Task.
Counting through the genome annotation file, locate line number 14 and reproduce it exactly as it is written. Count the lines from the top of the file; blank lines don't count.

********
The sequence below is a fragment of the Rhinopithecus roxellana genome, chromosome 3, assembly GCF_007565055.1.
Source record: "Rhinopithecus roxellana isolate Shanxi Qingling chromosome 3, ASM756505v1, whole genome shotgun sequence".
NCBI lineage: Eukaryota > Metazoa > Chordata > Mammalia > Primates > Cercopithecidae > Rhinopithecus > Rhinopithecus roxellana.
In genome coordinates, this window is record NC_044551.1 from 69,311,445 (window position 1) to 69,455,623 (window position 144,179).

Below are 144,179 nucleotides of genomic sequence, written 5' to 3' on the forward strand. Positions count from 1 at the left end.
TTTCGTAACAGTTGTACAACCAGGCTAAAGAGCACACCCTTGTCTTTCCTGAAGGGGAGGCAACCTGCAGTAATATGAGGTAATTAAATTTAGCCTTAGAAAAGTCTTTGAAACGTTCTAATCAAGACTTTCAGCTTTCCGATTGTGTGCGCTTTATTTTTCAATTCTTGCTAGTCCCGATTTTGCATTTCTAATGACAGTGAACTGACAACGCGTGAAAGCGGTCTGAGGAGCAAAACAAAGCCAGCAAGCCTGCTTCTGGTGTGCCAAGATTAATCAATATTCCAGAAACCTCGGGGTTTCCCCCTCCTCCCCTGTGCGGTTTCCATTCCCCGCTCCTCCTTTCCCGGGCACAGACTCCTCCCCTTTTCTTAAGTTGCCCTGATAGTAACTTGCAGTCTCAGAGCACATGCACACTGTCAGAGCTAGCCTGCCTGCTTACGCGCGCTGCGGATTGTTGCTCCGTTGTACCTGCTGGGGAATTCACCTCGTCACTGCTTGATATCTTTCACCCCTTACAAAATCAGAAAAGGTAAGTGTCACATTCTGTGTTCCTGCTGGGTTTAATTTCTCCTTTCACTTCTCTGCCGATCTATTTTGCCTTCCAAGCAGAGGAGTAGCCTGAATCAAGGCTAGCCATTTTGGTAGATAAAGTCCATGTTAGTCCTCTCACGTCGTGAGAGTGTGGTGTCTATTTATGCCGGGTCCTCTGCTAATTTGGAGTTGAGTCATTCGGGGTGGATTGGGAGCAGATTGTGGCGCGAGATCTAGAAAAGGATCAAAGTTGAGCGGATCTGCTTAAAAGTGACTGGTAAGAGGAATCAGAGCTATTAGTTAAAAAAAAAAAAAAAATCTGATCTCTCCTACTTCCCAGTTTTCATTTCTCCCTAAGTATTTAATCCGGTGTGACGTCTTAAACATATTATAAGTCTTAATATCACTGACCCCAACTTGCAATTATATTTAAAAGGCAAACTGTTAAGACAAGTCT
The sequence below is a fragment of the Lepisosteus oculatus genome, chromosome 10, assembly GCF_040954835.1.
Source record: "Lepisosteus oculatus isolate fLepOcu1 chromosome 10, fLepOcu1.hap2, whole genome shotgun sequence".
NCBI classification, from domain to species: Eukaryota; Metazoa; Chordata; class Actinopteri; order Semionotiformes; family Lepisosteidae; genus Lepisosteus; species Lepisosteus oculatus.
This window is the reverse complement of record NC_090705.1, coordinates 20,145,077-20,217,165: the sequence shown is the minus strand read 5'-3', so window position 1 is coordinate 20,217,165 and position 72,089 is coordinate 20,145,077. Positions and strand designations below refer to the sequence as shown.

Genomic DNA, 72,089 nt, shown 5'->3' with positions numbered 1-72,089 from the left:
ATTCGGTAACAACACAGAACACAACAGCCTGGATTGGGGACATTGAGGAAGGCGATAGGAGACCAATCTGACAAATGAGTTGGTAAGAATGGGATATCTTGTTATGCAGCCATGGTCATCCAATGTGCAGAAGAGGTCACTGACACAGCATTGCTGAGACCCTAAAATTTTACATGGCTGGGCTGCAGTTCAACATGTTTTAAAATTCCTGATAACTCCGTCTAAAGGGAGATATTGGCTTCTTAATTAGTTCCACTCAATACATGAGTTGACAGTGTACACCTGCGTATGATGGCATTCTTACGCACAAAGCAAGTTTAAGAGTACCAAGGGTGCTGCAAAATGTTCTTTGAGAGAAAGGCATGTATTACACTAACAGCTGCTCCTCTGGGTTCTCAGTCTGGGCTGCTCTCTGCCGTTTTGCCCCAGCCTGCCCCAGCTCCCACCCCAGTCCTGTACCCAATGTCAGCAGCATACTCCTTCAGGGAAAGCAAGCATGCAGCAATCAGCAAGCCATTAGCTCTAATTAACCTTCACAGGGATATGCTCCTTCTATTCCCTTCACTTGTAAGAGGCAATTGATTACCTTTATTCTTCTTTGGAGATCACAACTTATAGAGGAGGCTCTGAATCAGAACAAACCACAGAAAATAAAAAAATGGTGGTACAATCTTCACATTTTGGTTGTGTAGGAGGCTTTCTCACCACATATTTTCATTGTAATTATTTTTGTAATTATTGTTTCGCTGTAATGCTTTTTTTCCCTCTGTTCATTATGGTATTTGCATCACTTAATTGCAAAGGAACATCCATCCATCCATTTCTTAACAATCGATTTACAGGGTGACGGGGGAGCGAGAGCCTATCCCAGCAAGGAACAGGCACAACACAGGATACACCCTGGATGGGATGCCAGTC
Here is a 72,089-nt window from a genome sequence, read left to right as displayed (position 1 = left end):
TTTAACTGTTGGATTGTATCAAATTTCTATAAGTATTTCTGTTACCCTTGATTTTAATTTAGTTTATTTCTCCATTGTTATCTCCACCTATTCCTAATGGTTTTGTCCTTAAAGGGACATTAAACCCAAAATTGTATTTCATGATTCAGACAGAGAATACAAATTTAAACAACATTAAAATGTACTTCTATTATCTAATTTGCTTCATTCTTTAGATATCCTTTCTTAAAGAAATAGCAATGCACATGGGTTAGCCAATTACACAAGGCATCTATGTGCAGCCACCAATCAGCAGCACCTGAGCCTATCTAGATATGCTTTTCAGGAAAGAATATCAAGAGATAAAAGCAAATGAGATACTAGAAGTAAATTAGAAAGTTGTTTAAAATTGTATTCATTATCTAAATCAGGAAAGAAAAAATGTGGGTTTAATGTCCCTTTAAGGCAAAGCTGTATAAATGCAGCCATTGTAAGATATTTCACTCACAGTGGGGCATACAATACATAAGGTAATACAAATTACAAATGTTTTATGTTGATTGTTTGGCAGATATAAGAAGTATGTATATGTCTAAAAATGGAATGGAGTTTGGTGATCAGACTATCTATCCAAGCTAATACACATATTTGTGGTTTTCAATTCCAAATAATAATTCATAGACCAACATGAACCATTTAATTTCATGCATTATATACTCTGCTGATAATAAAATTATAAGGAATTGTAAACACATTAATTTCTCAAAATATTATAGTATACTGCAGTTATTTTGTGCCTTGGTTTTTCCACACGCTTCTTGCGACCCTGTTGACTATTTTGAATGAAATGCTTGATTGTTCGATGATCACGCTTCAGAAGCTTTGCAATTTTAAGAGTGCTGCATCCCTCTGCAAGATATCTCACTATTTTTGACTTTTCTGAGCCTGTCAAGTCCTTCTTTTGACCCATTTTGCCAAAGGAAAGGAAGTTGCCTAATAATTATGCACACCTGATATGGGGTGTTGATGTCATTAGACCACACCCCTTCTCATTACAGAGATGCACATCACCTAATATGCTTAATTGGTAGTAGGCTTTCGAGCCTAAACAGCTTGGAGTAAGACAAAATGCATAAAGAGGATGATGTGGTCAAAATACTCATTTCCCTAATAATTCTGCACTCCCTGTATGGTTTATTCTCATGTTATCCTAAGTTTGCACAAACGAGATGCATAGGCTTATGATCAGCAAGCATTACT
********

TTTAACTGTTGGATTGTATCAAATTTCTATAAGTATTTCTGTTACCCTTGATTTTAATTTAGTTTATTTCTCCATTGTTATCTCCACCTATTCCTAATGGTTTTGTCCTTAAAGGGACATTAAACCCAAAATTGTATTTCATGATTCAGACAGAGAATACAAATTTAAACAACATTAAAATGTACTTCTATTATCTAATTTGCTTCATTCTTTAGATATCCTTTCTTAAAGAAATAGCAATGCACATGGGTTAGCCAATTACACAAGGCATCTATGTGCAGCCACCAATCAGCAGCACCTGAGCCTATCTAGATATGCTTTTCAGGAAAGAATATCAAGAGATAAAAGCAAATGAGATACTAGAAGTAAATTAGAAAGTTGTTTAAAATTGTATTCATTATCTAAATCAGGAAAGAAAAAATGTGGGTTTAATGTCCCTTTAAGGCAAAGCTGTATAAATGCAGCCATTGTAAGATATTTCACTCACAGTGGGGCATACAATACATAAGGTAATACAAATTACAAATGTTTTATGTTGATTGTTTGGCAGATATAAGAAGTATGTATATGTCTAAAAATGGAATGGAGTTTGGTGATCAGACTATCTATCCAAGCTAATACACATATTTGTGGTTTTCAATTCCAAATAATAATTCATAGACCAACATGAACCATTTAATTTCATGCATTATATACTCTGCTGATAATAAAATTATAAGGAATTGTAAACACATTAATTTCTCAAAATATTATAGTATACTGCAGTTATTTTGTGCCTTGGTTTTTCCACACGCTTCTTGCGACCCTGTTGACTATTTTGAATGAAATGCTTGATTGTTCGATGATCACGCTTCAGAAGCTTTGCAATTTTAAGAGTGCTGCATCCCTCTGCAAGATATCTCACTATTTTTGACTTTTCTGAGCCTGTCAAGTCCTTCTTTTGACCCATTTTGCCAAAGGAAAGGAAGTTGCCTAATAATTATGCACACCTGATATGGGGTGTTGATGTCATTAGACCACACCCCTTCTCATTACAGAGATGCACATCACCTAATATGCTTAATTGGTAGTAGGCTTTCGAGCCTAAACAGCTTGGAGTAAGACAAAATGCATAAAGAGGATGATGTGGTCAAAATACTCATTTCCCTAATAATTCTGCACTCCCTGTATGGTTTATTCTCATGTTATCCTAAGTTTGCACAAACGAGATGCATAGGCTTATGATCAGCAAGCATTACT